Rohan Dennis
Rohan Dennis, the 2015 Tour de France’s first leader.

Stage One of this year’s Tour looked tailor made for Tony Martin (Germany & QuickStep); or just maybe rising Giant home boy chronostar Tom Dumoulin? – but a name which kept appearing in the Australian press as Le Tour loomed large was that of BMC’s 25 year-old South Australian rider, Rohan Dennis.

Dennis was happy to admit he’d been prepping specifically for the stage and that he was, ‘feeling great’ about a parcours which played to his strengths.

Martin struggled in the heat of Utrecht – not an issue for Adelaide boy Dennis – and the distance was too short for the German’s ‘big diesel’ capability.

Dumoulin fell short whilst Cancellara proved there’s life in the old … I can hardly bear to say it … “Gladiator,” yet.

But it was the young Australian who we watched fall apart in the closing kilometres of the Commonwealth Games TT in Glasgow, last year against Alex Dowsett who got to smile widest.

Rohan Dennis
Rohan in action at the Commonwealth Games’ Time Trial last year. Photo©Martin Williamson

Dennis was originally a swimmer until The South Australian Sports Institute visited his school and tested him on their Talent Identification Programme when he was just 15 years old.

Initially he was training for the bike incognito so as his swimming coach wouldn’t find out – but an unsuccessful trip to the Australian age-related swimming champs convinced him to change course and he turned to the bike.

He won the 2006 Australian Novices TT Championship and the following year he was in the team – along with Jack Bobridge – which won the Australian Junior Team Pursuit Championship.

Within a year he was a World Junior Champion in the discipline, taking the Australian Junior Points and Pursuit Championships along the way.

By 2009 he was fast enough to make the senior Aussie team pursuit squad and rode with them to silver at the Worlds.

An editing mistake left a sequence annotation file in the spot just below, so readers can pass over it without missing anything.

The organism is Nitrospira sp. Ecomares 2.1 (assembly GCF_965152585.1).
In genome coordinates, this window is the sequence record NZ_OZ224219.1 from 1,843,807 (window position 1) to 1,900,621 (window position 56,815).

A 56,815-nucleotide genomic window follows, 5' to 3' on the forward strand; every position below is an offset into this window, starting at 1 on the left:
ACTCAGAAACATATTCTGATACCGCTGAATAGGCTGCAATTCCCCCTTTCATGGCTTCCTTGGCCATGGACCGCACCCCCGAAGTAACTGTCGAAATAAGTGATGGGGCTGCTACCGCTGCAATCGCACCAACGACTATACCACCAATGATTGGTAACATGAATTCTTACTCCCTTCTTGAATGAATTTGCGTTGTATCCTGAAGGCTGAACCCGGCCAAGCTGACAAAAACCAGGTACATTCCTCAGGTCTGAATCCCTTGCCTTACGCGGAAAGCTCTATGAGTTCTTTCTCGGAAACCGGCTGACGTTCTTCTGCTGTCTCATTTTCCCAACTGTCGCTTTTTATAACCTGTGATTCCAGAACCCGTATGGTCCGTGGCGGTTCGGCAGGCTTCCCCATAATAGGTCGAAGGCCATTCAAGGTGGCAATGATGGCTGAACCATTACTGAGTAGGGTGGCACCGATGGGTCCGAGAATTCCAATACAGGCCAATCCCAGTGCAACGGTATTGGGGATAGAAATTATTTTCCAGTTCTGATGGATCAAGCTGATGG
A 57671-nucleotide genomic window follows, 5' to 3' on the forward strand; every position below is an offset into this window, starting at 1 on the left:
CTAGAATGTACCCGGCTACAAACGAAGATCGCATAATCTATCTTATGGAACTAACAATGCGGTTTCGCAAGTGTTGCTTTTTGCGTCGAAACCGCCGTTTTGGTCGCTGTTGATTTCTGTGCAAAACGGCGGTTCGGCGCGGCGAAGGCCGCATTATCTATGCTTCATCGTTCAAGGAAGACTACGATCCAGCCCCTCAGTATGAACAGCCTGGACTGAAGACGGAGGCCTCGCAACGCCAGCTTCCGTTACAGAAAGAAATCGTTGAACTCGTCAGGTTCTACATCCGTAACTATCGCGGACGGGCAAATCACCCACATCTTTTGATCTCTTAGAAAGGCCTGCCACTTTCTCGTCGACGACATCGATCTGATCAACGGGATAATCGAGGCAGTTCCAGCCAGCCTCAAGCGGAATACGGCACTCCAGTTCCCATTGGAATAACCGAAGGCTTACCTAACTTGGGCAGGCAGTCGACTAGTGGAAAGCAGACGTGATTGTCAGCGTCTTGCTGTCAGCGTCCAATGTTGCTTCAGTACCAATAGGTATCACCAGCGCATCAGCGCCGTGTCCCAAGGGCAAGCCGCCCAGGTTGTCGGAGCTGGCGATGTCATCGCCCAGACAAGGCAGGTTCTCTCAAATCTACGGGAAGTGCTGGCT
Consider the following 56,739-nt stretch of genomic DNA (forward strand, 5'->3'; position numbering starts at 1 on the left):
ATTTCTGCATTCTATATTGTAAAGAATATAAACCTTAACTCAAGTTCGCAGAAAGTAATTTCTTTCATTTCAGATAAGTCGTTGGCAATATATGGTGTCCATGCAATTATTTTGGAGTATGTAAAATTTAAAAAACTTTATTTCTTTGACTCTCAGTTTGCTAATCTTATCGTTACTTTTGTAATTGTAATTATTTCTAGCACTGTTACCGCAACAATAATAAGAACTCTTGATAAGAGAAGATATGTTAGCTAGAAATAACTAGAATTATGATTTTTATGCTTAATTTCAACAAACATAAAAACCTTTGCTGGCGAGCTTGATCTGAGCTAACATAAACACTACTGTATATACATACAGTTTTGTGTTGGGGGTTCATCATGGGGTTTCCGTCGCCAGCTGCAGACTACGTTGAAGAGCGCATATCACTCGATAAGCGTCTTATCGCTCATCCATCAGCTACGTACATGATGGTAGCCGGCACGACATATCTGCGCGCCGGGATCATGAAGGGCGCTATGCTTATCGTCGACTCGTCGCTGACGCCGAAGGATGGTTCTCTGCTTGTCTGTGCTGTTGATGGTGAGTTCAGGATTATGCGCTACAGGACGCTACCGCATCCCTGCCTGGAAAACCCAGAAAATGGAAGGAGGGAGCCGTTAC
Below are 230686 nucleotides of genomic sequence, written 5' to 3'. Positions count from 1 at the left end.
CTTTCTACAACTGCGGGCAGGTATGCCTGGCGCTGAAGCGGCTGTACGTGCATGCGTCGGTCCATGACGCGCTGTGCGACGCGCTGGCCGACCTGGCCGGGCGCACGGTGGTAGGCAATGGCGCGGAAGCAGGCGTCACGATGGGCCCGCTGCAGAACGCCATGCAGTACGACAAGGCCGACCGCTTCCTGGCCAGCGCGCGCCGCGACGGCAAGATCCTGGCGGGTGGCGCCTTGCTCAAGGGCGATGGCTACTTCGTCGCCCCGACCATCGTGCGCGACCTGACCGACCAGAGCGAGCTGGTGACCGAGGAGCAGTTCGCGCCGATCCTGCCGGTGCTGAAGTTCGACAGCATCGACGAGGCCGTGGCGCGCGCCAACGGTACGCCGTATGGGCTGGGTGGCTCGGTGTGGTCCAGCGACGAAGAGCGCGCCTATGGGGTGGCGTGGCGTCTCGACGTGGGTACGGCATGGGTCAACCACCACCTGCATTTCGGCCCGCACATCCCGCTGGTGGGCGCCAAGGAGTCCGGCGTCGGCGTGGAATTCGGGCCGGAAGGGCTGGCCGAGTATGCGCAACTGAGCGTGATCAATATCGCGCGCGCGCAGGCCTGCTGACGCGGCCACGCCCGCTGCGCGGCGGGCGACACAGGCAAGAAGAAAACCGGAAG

Rohan Dennis
A very youthful Rohan (2nd L) with teammates Cameron Meyer, Leigh Howard and Jack Bobridge celebrate their silver medals at the men’s team pursuit during the 2009 World Championships.

Silver became gold for 2010 and he took the Australian U23 Time Trial for Team Jayco to boot as well as the Tour of Geelong.

With Rabobank Continental for 2011 he defended his rainbow jersey but was back with Jayco for 2012.

This was the year when he really began to get noticed, taking the Aussie U23 road and TT champs, silvers in the Worlds and Olympic team pursuit championships and the GC in the U23 Thuringen Rundfahrt.

Rohan Dennis
Rohan at the 2012 U23 Worlds. Photo©Ed Hood

And his London Olympics team pursuit silver marked the end of his track days as he pledged 100% allegiance to the road.

Garmin signed him for 2013 and there was a silver in the Australian Elite TT champs and a stage and GC win in the Tour of Alberta – an auspicious World Tour debut.

He started the Tour that year but didn’t finish.

Rohan Dennis
Rohan has always excelled at TT’s, here scorching to second place for Garmin in the Tour of Romandie. Photo©Fabrice Coffrini

Last season began with Garmin but ended with BMC and a World Team Time Trial title in Ponferrada with his new squadra.

Prior to the Worlds he finished his first Grand Tour – the Vuelta, always a landmark in any rider’s career.

Rohan Dennis
Rohan slipped on the advertising mats on the finish line of the time trial in last year’s Vuelta, prompting their swift removal before the rest of the field arrived. Photo©Unipublic

And those watching for ‘signs’ would have spotted his fifth spot in the Worlds TT, up from 12th in 2013.

This year has been ‘super’ with a stage and GC win in the Tour Down Under, a successful hour record bid, a spell in yellow in the Dauphine and now the seventh Aussie to pull on a maillot jaune.

Dennis covered the 13.8 kilometres in Utrecht at 55.45 kph, besting David Zabriskie’s 54.676 kph for the 19.0 kilometre TT in the 2005 Tour and even the 55.152 kph by Chris Boardman in the 1994 Tour prologue in Lille over 7.2 K to post the fastest ever Tour individual chrono.

In case you’re not good at arithmetic his speed in mph is around 34.6.

Sadly – but not for Cancellara – Dennis could only ride his yellow BMC road machine for one day – but he could yet stand atop the podium again come the Stage Nine TTT.